Jacob’s Ladder

Photo of Jacob's ladder plant showing leaves and flowers
Scientific Name
Polemonium reptans
Polemoniaceae (phloxes)

A low, weak-stemmed, often sprawling, herbaceous perennial. Flowers in loose terminal clusters, bell-shaped, ¾ inch long, 5-lobed, with short tubes, light blue to blue lavender. Stamens 5, with white anthers; style tip divided into three parts. Blooms April–June. Leaves alternate, pinnately (“feather”) compound with smooth, ovate, opposite leaflets. The basal leaves are on long petioles.


Height: to 15 inches.

Where To Find

Statewide, except for the far northeastern counties.

Usually found in moist, wooded bottomlands, near streams, or at the bases of slopes and in wooded valleys. Jacob’s ladder is a good native plant for flower gardens; it prefers rich, medium-moist soil and partial shade. Make sure you obtain plants from an ethical native wildflower nursery, and not from the wild.

This colorful flower also offers the gardener interesting, ladderlike leaves. The foliage gave it its common name, directly or indirectly referencing the story from Genesis 28.10-17: “And [Jacob] dreamed, and behold, there was a ladder set up on the earth, and the top of it reached to heaven.”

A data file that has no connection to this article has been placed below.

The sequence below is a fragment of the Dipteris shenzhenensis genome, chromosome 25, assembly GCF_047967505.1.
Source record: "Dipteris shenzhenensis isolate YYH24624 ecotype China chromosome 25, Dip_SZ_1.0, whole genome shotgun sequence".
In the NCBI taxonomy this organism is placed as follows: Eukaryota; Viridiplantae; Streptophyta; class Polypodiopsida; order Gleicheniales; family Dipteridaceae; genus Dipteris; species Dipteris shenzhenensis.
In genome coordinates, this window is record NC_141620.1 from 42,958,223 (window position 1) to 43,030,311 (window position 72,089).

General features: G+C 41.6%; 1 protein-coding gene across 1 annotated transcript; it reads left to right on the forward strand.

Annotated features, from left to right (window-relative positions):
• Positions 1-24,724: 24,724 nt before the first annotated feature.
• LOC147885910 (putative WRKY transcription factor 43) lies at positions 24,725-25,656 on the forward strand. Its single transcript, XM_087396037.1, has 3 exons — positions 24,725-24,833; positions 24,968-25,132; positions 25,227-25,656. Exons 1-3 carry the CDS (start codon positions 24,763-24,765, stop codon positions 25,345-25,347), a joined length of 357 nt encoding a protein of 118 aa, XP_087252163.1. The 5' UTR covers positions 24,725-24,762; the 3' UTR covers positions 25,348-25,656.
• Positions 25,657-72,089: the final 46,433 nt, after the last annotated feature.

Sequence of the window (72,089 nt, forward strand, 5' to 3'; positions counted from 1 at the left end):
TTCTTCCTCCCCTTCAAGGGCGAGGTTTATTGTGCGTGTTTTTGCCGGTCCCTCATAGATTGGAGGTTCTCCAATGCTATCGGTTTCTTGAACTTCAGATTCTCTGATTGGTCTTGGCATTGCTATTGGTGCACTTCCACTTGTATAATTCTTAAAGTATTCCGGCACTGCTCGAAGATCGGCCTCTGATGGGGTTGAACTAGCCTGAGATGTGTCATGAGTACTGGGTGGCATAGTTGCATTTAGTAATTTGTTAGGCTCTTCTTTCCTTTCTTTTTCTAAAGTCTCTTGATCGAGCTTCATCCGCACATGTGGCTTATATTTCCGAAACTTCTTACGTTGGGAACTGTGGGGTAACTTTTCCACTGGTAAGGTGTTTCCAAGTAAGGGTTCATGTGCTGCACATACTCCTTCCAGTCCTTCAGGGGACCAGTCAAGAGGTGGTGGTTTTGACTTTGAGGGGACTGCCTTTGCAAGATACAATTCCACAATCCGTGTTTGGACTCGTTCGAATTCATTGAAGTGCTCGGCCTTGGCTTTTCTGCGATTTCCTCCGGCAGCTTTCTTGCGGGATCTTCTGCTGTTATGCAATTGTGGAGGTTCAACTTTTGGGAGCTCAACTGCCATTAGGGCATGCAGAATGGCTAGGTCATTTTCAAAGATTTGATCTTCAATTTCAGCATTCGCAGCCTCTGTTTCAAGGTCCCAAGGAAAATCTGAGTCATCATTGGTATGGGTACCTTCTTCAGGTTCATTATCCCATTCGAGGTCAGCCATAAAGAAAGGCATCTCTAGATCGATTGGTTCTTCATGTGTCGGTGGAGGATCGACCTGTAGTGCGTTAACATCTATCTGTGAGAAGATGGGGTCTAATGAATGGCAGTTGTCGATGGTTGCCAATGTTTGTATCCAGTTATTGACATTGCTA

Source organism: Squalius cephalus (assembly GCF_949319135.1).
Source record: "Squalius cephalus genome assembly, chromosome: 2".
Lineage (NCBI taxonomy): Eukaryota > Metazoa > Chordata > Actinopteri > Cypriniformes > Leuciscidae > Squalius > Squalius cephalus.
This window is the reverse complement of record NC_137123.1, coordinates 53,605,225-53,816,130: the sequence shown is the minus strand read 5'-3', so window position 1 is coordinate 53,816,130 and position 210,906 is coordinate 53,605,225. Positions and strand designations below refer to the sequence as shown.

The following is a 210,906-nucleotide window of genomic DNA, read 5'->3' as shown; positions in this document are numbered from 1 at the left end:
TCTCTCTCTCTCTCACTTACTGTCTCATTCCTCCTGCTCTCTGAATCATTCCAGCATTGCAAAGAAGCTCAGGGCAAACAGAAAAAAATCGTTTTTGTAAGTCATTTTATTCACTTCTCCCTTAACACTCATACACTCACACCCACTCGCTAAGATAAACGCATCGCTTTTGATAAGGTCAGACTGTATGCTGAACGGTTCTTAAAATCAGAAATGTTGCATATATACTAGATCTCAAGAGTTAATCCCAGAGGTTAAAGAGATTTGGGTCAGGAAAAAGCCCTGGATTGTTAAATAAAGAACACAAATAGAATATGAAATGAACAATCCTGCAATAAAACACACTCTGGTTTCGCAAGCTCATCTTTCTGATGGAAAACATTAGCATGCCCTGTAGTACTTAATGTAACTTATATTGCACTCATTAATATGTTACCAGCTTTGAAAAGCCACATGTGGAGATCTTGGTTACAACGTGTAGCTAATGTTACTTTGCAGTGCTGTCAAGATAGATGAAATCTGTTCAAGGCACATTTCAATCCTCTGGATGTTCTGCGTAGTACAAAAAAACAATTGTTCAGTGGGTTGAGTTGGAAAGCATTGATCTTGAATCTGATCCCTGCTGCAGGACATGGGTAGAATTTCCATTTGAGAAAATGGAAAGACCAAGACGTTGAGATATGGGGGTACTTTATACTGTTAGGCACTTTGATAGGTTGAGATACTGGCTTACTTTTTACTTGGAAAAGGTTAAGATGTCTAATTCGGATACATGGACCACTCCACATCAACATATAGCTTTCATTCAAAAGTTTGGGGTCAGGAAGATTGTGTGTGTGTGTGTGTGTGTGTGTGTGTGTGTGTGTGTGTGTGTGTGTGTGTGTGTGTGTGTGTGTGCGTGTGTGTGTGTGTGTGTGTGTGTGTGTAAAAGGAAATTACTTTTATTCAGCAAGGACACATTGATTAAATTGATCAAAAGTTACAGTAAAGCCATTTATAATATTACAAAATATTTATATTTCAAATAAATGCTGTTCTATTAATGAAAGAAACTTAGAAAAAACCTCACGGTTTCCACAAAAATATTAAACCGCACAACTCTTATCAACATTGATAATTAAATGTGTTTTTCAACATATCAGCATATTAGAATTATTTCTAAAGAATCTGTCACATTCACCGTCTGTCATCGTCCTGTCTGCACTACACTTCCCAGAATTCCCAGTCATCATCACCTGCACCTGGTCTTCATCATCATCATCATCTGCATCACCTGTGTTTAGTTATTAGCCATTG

Many types of bees are attracted to the nectar and pollen, and so are butterflies, skippers, moths, and flies.

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About Wildflowers, Grasses and Other Nonwoody Plants in Missouri
A very simple way of thinking about the green world is to divide the vascular plants into two groups: woody and nonwoody (or herbaceous). But this is an artificial division; many plant families include some species that are woody and some that are not. The diversity of nonwoody vascular plants is staggering! Think of all the ferns, grasses, sedges, lilies, peas, sunflowers, nightshades, milkweeds, mustards, mints, and mallows — weeds and wildflowers — and many more!